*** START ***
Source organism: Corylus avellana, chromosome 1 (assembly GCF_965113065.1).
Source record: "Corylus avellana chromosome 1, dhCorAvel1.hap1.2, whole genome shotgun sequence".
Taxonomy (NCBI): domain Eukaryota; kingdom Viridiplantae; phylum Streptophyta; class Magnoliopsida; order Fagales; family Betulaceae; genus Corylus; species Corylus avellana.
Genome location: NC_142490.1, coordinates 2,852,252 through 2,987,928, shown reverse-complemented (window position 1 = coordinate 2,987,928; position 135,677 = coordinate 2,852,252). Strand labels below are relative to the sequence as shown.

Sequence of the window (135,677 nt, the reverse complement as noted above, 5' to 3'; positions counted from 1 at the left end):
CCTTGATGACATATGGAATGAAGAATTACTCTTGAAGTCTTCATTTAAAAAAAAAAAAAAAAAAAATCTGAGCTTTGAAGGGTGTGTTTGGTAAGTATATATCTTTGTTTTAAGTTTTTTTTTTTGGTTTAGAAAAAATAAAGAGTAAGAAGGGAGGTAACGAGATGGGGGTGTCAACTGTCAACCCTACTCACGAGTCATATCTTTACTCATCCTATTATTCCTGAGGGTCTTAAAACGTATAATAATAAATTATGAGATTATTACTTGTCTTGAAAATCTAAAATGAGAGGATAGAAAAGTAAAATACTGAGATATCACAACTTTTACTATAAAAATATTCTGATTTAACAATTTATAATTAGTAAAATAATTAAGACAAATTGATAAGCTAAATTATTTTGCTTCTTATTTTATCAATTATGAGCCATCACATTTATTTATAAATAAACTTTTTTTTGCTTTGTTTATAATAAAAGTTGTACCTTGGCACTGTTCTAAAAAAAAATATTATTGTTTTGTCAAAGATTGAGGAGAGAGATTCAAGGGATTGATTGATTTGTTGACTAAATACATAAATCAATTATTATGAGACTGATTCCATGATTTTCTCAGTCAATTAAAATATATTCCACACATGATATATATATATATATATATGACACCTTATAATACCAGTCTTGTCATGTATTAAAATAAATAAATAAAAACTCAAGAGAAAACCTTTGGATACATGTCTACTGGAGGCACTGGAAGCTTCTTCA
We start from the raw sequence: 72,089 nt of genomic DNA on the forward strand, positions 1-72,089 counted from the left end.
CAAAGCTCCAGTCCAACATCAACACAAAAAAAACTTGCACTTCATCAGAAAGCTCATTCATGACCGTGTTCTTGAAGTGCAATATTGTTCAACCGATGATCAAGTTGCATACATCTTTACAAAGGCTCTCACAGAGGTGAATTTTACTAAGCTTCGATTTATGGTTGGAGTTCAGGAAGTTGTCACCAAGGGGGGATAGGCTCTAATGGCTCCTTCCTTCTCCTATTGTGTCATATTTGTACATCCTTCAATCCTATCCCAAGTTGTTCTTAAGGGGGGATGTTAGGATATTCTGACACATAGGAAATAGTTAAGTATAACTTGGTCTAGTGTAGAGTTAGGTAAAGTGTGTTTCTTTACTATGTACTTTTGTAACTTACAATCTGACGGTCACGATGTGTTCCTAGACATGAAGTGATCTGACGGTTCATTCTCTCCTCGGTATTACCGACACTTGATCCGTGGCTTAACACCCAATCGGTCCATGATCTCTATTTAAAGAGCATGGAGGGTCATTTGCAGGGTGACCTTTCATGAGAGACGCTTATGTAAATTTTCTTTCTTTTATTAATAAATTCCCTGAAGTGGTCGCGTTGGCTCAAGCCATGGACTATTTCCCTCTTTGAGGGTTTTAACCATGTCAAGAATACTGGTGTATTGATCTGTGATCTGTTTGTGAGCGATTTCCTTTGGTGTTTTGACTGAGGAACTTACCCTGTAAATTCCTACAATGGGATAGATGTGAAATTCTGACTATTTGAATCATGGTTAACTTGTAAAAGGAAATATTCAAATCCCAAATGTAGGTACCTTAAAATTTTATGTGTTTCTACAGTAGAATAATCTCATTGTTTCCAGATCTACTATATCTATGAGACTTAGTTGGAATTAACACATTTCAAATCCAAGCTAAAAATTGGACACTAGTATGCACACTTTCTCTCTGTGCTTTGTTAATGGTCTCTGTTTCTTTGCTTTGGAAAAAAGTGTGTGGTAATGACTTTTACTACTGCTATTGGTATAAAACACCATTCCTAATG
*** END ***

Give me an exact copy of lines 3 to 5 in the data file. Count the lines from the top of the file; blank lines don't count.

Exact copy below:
Taxonomy (NCBI): domain Eukaryota; kingdom Viridiplantae; phylum Streptophyta; class Magnoliopsida; order Fagales; family Betulaceae; genus Corylus; species Corylus avellana.
Genome location: NC_142490.1, coordinates 2,852,252 through 2,987,928, shown reverse-complemented (window position 1 = coordinate 2,987,928; position 135,677 = coordinate 2,852,252). Strand labels below are relative to the sequence as shown.

Sequence of the window (135,677 nt, the reverse complement as noted above, 5' to 3'; positions counted from 1 at the left end):